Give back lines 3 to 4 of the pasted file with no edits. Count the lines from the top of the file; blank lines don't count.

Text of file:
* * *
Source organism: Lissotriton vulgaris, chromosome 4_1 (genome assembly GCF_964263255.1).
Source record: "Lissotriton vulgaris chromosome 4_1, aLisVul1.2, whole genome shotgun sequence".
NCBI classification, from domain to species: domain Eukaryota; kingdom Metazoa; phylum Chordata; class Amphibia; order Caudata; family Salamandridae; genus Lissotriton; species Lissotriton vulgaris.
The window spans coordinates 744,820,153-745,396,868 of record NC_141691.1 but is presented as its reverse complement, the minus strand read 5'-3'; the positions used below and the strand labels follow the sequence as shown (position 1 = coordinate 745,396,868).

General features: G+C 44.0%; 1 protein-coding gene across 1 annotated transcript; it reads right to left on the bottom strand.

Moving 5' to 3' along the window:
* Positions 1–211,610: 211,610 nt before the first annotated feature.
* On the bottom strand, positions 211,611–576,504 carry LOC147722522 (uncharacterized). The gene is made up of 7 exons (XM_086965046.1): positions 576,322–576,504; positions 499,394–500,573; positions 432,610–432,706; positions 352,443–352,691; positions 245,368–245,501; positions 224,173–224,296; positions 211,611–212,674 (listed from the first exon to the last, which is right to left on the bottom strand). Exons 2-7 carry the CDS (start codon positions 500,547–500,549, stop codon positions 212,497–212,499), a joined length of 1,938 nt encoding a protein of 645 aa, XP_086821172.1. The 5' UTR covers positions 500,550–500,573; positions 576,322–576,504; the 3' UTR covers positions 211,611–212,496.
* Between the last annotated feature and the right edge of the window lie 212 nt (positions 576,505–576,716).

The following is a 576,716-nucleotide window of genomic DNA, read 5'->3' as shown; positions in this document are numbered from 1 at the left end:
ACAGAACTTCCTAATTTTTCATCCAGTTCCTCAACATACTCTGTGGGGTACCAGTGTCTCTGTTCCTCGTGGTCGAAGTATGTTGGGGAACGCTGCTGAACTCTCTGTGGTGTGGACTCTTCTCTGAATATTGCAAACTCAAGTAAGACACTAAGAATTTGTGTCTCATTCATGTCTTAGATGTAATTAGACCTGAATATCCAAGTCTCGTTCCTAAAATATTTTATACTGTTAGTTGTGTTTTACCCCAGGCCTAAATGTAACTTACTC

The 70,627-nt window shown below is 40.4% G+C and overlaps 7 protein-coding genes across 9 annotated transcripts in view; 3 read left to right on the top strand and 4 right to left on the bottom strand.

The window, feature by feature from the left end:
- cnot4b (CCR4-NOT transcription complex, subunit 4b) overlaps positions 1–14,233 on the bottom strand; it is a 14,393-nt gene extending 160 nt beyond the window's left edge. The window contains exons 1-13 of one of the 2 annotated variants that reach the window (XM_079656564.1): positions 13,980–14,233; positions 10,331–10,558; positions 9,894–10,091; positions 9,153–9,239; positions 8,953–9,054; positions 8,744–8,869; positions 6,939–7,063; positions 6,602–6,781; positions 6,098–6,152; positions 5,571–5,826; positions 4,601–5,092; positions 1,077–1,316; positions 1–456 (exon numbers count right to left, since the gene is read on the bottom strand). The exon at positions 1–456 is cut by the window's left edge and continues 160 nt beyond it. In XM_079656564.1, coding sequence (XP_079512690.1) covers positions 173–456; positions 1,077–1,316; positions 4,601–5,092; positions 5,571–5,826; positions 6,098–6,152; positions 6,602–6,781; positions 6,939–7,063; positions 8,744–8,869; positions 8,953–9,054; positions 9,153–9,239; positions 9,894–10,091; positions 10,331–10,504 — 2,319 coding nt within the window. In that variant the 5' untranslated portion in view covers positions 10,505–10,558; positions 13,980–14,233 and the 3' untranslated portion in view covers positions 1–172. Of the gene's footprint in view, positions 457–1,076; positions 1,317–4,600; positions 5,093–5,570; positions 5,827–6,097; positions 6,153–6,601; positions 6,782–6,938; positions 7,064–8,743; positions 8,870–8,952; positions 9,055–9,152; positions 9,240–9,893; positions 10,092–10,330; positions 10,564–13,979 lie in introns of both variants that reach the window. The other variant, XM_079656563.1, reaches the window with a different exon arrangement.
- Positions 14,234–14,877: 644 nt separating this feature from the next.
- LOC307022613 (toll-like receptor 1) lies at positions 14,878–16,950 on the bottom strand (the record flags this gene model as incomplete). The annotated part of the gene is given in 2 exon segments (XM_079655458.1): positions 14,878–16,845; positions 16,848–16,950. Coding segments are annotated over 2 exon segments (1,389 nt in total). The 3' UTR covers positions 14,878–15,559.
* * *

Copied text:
NCBI classification, from domain to species: domain Eukaryota; kingdom Metazoa; phylum Chordata; class Amphibia; order Caudata; family Salamandridae; genus Lissotriton; species Lissotriton vulgaris.
The window spans coordinates 744,820,153-745,396,868 of record NC_141691.1 but is presented as its reverse complement, the minus strand read 5'-3'; the positions used below and the strand labels follow the sequence as shown (position 1 = coordinate 745,396,868).